The Lost History of the Zarovich Family
Date: Fri, February 08, 2008
Topic: Heretic's Nest

Once in a while we see a fellow gamer ask, "Where in the Flanaess is Ravenloft?" Gracious Greyhawkers always offer great places on where to set Strahd's famous castle in the World of Greyhawk. I have taken answers given over the years and shaped them into an interpretaion I used to run "Expedition to Castle Ravenloft". Consider the Lost History of the Zarovich Family one of many possible themes for Barovia in your Greyhawk.

Edited by Don (Greyson)

Reconciling Barovia to the Flanaess has never been a big issue or concern for the Greyhawk community. But, every year or so somebody asks, “Where would Barovia/Ravenloft be in Greyhawk?” And, every time the question comes up, Greyhawkers share their thoughts on where in the Flanaess is the best fit for this small county. This article is an effort to take all of the great advice Greyhawkers have provided and gives Barovia a home in our favorite setting. Nothing original is presented here, and all of the credit for this idea goes to online Greyhawk community members over the years. Their screen names and links to the most ubiquitous threads are detailed at the end of the article. I have only taken what has been posted over the years and distilled it down to something most plausible and accommodating - specifically what worked well in my blending of Dungeon's Age of Worms and Wizards of the Coast's Expedition to Castle Ravenloft. I am only a messenger of Greyhawk minds greater than my own. And, I have given both settings complete respect.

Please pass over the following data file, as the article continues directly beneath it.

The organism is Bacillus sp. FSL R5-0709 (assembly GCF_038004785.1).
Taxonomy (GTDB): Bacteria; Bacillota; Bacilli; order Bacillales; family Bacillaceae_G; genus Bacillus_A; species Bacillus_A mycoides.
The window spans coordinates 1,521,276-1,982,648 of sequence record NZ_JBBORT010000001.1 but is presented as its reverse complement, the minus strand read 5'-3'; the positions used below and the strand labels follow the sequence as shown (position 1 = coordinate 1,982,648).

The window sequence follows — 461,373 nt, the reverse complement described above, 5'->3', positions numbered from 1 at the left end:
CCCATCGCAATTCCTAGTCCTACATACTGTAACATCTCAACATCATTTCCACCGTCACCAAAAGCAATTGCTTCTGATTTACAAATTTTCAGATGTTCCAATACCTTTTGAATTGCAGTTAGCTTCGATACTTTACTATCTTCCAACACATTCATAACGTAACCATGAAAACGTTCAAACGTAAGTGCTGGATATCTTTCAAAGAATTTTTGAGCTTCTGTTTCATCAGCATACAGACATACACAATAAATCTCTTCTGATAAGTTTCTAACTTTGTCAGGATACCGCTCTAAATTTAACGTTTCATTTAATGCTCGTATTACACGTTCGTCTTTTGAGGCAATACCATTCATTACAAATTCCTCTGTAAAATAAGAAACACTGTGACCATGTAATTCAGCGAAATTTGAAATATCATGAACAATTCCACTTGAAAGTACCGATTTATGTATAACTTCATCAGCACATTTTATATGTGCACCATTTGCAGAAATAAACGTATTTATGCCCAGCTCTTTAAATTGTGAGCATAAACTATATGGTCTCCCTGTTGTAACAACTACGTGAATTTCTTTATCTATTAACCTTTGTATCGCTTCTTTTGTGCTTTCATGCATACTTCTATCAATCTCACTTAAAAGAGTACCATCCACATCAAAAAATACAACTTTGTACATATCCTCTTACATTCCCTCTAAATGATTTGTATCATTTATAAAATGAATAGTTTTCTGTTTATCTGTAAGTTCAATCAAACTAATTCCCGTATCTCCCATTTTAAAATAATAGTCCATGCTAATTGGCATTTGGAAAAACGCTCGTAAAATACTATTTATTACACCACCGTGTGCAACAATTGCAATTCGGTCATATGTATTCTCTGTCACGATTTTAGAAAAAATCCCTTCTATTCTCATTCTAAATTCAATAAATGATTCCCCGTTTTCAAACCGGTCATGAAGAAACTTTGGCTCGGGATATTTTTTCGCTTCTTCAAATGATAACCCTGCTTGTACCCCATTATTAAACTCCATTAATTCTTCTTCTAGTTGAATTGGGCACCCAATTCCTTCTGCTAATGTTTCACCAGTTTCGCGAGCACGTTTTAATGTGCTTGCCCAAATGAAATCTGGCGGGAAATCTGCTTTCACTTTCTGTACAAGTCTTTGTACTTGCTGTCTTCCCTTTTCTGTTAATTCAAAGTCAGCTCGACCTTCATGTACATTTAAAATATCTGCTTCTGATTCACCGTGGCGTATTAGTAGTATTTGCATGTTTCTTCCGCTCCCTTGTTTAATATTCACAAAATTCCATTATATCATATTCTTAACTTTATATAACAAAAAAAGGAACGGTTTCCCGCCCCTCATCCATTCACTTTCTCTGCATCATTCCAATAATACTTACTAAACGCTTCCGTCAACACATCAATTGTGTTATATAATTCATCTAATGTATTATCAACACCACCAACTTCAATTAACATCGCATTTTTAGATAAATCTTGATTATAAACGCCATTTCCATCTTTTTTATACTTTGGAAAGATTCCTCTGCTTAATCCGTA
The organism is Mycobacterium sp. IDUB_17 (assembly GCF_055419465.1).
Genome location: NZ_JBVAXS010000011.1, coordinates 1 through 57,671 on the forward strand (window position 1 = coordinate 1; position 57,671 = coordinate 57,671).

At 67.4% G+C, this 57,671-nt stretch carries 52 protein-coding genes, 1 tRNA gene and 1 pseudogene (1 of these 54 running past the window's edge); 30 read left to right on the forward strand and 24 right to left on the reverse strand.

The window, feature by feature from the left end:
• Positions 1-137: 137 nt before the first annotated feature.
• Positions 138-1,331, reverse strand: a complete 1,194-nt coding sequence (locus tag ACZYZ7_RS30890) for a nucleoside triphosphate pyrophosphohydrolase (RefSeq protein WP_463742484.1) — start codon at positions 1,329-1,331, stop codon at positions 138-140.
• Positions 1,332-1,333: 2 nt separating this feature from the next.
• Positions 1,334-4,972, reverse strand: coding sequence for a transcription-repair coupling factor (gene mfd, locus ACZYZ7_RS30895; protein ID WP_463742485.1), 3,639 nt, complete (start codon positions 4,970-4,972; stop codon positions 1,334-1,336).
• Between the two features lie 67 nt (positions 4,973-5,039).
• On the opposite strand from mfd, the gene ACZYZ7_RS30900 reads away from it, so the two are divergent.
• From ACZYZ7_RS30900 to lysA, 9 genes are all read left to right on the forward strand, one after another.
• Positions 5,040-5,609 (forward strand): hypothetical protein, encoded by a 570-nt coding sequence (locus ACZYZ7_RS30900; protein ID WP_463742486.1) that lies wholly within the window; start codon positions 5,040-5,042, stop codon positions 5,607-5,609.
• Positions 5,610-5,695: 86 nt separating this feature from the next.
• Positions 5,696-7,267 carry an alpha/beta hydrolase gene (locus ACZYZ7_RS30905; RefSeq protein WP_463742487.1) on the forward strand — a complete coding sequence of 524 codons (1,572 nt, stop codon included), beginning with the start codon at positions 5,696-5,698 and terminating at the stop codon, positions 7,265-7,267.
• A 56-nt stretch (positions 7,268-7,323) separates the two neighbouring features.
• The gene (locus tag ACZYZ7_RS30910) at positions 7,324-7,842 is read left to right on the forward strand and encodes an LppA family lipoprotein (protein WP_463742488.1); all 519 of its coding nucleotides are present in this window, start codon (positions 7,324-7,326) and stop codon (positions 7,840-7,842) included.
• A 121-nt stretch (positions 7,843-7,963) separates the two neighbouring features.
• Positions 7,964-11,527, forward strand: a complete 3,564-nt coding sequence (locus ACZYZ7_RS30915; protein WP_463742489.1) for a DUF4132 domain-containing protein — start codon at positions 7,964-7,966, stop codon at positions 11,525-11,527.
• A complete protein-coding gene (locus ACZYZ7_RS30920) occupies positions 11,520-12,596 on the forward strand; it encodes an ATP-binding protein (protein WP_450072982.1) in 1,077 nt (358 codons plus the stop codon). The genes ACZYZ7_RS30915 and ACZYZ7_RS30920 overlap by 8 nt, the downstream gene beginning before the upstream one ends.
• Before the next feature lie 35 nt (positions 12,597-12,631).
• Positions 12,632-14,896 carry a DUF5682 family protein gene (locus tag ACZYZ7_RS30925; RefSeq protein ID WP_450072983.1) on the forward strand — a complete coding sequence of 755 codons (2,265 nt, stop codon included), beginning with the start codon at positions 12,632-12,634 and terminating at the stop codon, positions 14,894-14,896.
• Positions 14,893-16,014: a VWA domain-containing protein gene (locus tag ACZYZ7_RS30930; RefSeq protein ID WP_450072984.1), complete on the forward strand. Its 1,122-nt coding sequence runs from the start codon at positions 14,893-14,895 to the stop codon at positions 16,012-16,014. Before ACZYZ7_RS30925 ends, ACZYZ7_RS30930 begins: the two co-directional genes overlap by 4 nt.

In brief, the County of Barovia is in the extreme reaches of northwestern Bissel. It is nestled in the highlands of the Barrier Peaks in the narrow stretch of mountainous terrain between Bissel and Ket. The outside world understands the small county to be governed by Starhd von Zarovich the IV. The Zaroviches have always sent their taxes in full and on time to Pellak. And, the family has never failed at guarding the narrow neck of mountains that Castle Ravenloft surmounts. So, Bisselite and Gran March leadership over the centuries have never questioned, second-guessed or otherwise bothered the remote county. How the Zaroviches came to this rugged and far-flung area begins at the founding of the Flanaess’s eldest non-Flanish kingdom.